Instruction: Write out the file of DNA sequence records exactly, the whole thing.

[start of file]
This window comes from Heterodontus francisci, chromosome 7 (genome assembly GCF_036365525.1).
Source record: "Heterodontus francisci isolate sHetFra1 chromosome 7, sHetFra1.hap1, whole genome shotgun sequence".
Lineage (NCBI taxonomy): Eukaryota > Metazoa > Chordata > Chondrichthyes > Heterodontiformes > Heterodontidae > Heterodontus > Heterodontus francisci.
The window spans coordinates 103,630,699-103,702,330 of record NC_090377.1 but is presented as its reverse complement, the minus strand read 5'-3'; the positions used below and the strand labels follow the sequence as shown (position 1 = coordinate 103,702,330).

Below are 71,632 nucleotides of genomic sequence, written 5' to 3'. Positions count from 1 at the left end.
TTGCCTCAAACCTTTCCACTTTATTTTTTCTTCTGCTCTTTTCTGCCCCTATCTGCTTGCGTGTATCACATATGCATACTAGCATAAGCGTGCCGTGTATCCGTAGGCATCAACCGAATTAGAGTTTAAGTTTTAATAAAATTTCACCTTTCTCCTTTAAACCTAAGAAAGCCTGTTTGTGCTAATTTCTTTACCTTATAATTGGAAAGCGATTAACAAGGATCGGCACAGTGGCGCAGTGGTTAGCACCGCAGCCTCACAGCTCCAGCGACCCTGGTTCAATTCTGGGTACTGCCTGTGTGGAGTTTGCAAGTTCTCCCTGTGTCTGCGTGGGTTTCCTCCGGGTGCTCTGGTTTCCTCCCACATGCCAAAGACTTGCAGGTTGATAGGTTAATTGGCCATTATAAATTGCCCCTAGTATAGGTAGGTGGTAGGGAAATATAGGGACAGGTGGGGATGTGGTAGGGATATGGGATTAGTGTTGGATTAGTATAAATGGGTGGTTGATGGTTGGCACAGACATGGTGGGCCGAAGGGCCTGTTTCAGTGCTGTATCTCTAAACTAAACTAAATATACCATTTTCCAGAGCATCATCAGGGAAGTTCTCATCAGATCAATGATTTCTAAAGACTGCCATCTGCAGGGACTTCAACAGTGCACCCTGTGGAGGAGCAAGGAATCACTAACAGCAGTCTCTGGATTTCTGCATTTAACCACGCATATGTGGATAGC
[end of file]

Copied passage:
This window comes from Heterodontus francisci, chromosome 7 (genome assembly GCF_036365525.1).
Source record: "Heterodontus francisci isolate sHetFra1 chromosome 7, sHetFra1.hap1, whole genome shotgun sequence".
Lineage (NCBI taxonomy): Eukaryota > Metazoa > Chordata > Chondrichthyes > Heterodontiformes > Heterodontidae > Heterodontus > Heterodontus francisci.
The window spans coordinates 103,630,699-103,702,330 of record NC_090377.1 but is presented as its reverse complement, the minus strand read 5'-3'; the positions used below and the strand labels follow the sequence as shown (position 1 = coordinate 103,702,330).

Below are 71,632 nucleotides of genomic sequence, written 5' to 3'. Positions count from 1 at the left end.
TTGCCTCAAACCTTTCCACTTTATTTTTTCTTCTGCTCTTTTCTGCCCCTATCTGCTTGCGTGTATCACATATGCATACTAGCATAAGCGTGCCGTGTATCCGTAGGCATCAACCGAATTAGAGTTTAAGTTTTAATAAAATTTCACCTTTCTCCTTTAAACCTAAGAAAGCCTGTTTGTGCTAATTTCTTTACCTTATAATTGGAAAGCGATTAACAAGGATCGGCACAGTGGCGCAGTGGTTAGCACCGCAGCCTCACAGCTCCAGCGACCCTGGTTCAATTCTGGGTACTGCCTGTGTGGAGTTTGCAAGTTCTCCCTGTGTCTGCGTGGGTTTCCTCCGGGTGCTCTGGTTTCCTCCCACATGCCAAAGACTTGCAGGTTGATAGGTTAATTGGCCATTATAAATTGCCCCTAGTATAGGTAGGTGGTAGGGAAATATAGGGACAGGTGGGGATGTGGTAGGGATATGGGATTAGTGTTGGATTAGTATAAATGGGTGGTTGATGGTTGGCACAGACATGGTGGGCCGAAGGGCCTGTTTCAGTGCTGTATCTCTAAACTAAACTAAATATACCATTTTCCAGAGCATCATCAGGGAAGTTCTCATCAGATCAATGATTTCTAAAGACTGCCATCTGCAGGGACTTCAACAGTGCACCCTGTGGAGGAGCAAGGAATCACTAACAGCAGTCTCTGGATTTCTGCATTTAACCACGCATATGTGGATAGC